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Davidson Institute Updates
Topic - Common Core
During the past year, the Davidson
Institute has received many questions asking how
Common Core State
impact gifted students. To answer these questions, the National Association for Gifted
Children (NAGC) has
this section of their website to
CCSS with general information, FAQs and
resources for educators and parents. Gifted education
expert, Tamra Stambaugh, answers a few questions on CCSS and gifted
students below. We hope that you find this information helpful and that you experience a successful end to
your school year!
Tamra Stambaugh, Ph.D. is an assistant research professor in special education and executive director of Programs for Talented Youth at Vanderbilt University.
Dr. Stambaugh conducts research primarily in gifted education with a focus on students of poverty, key curriculum and instructional interventions that support gifted
learners. To read the full Q&A,
click here as the following version has been edited.
What is Common Core and how does it affect gifted children?
Common Core is a set of College and Career academic standards focused on reading and math for students grades K-12. The development of the Common Core standards was led by the National Governor’s Association Center for Best Practices and the Council of Chief State School Officers. The standards were developed based on leading state and international standards. Teachers and experts were invited to comment on or contribute to the development of the standards. Forty-four states to date have adopted the Common Core standards (www.corestandards.org).
Common Core standards are basic college and career readiness standards designed for all students and were not written for gifted students. As many states are just beginning their journey toward implementation of Common Core, much about the impact on all students, including the gifted, is yet to be discovered. Proponents of Common Core argue that more rigorous, consistent standards across the nation promotes equity in educational expectations among the States, a chance to better compete in a global society, and the chance to have a better prepared group of high school graduates ready for college, career, and life in the 21st century. As there are fewer standards for teachers to teach, there can also be a stronger emphasis on depth and mastery instead of breadth.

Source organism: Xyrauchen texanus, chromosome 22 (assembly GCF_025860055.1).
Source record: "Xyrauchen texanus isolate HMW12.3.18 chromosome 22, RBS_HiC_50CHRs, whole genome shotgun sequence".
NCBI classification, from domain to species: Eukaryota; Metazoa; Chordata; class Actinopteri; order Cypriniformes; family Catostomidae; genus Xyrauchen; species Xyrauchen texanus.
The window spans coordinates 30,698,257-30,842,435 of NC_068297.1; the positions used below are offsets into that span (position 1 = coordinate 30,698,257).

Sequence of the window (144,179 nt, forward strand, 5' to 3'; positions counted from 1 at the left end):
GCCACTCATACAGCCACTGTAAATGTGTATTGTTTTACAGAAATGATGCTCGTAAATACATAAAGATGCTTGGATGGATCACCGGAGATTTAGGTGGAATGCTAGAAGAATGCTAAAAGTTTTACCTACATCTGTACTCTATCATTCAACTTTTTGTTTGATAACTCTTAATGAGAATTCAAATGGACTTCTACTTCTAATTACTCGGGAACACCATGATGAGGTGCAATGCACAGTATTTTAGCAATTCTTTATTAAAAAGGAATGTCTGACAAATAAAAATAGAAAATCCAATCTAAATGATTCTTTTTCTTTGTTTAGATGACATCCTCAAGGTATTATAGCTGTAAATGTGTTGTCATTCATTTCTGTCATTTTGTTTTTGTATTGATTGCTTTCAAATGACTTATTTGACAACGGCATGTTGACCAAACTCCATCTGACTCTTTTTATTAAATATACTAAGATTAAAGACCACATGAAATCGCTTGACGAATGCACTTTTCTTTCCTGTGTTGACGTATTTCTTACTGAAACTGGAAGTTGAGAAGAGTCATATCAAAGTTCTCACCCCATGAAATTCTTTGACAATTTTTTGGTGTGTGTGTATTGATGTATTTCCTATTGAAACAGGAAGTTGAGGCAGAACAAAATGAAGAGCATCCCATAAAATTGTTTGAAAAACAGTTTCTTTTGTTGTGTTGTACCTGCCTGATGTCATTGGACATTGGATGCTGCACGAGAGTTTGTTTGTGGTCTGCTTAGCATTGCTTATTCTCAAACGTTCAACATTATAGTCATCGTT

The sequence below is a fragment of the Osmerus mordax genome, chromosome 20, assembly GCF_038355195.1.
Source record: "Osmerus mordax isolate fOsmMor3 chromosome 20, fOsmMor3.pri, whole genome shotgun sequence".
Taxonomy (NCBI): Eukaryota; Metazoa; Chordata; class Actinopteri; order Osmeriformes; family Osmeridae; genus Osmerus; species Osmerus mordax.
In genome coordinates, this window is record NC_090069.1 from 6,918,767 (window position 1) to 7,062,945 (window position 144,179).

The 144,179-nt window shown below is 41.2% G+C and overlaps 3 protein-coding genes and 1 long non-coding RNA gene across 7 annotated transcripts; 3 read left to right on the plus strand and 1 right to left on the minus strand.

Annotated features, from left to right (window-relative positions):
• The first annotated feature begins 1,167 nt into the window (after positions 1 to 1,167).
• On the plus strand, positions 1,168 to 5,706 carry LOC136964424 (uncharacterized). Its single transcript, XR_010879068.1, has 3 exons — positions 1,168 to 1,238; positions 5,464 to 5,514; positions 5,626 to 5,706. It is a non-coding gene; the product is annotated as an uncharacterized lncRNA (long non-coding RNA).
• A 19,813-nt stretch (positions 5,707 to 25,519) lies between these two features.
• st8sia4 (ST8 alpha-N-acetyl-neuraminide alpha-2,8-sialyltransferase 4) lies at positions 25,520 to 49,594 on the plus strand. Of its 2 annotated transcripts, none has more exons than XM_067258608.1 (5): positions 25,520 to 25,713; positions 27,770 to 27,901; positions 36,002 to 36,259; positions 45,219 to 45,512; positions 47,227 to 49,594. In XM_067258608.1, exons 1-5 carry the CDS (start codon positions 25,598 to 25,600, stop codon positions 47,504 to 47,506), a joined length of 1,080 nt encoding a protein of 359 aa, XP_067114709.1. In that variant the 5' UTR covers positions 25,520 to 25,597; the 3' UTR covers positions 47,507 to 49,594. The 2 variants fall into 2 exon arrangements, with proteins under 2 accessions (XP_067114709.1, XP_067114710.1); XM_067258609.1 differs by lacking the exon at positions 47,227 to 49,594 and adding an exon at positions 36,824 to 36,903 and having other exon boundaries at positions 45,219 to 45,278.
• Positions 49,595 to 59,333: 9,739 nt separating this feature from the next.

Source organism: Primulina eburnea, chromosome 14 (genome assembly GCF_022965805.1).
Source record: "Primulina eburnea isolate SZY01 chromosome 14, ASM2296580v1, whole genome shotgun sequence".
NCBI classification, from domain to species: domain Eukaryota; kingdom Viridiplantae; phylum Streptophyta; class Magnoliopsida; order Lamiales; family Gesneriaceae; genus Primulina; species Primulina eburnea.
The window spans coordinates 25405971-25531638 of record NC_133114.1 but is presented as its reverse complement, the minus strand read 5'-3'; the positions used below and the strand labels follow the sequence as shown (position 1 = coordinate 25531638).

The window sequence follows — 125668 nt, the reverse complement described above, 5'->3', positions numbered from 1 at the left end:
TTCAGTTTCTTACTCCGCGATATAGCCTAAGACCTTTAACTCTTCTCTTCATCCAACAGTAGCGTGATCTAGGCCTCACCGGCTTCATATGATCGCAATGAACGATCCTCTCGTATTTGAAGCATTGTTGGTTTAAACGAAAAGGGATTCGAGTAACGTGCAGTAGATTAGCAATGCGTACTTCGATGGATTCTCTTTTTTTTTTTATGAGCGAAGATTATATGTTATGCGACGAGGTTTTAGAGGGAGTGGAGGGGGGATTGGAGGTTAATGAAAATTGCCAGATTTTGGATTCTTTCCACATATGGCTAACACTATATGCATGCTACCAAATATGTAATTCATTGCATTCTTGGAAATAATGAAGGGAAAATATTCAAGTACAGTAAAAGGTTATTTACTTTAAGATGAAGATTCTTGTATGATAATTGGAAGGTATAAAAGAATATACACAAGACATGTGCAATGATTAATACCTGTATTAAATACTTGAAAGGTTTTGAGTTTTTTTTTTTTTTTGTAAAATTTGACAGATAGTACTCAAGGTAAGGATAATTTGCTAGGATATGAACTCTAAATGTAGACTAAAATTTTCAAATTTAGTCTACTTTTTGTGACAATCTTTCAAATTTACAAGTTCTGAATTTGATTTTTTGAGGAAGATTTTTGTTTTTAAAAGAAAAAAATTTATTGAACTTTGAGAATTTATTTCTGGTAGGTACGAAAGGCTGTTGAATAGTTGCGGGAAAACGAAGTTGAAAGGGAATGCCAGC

Read more >
Will gifted students’ needs be better met with the implementation of Common Core?
Gifted students learn at a faster pace and make abstract connections within and across disciplines more easily than their same-age counterparts. A more rigorous set of standards can be an exciting thought for gifted children and their advocates but it is not enough.
Teachers will still need to differentiate for gifted students, in the era of Common Core. In a national survey led by the Fordham Foundation (2008) teachers reported spending less time and attention on high performers in the classroom than on low performers (Fordham, 2008). As new standards are introduced for all students, it is unlikely that teachers will shift their focus to advanced students if this currently isn’t being done – especially with the accountability structures that are an integral part of state assessment systems. There are many competing priorities for educators right now. Given past history and even stiffer accountability systems in some states it is unlikely that gifted students will be a focus any time soon and the results of the Fordham Foundation survey will continue to be a reality.
Read more >
What are some tips for educators to implement common core with gifted students?
- Don’t assume the standards are rigorous enough for gifted students and likewise, don’t assume that gifted students will just know the standards without being taught. As shifts occur in the way teaching is happening and what is being taught, gifted students may need some time to adjust to a different way of learning, but this does not mean they don’t need more rigorous content, higher expectations, and adjustment to the learning pace. They may just need to learn a new way of “doing” school. This doesn’t make them any less gifted nor does it lessen the need for ongoing adaptations to better meet their needs.
- Differentiation for gifted students is still necessary. Gifted students need fewer repetitions to learn new content, can grasp more advanced concepts within and across disciplines earlier, and prefer concept-based/whole-to-part teaching. While Common Core standards seem to support this type of learning to an extent, teachers will likely need to “unpack” the standards and scaffold instruction for the majority of learners and gifted students are still likely to move through the standards at a faster pace or will need more depth and complexity as well as adjustment to instructional strategies. As previously mentioned, raising the bar for all means raising the bar for gifted, too. Now that educators in most states are examining how to add rigor to the curriculum in general, conversations about adding rigor or creating/re-aligning advanced standards for gifted is most appropriate and necessary.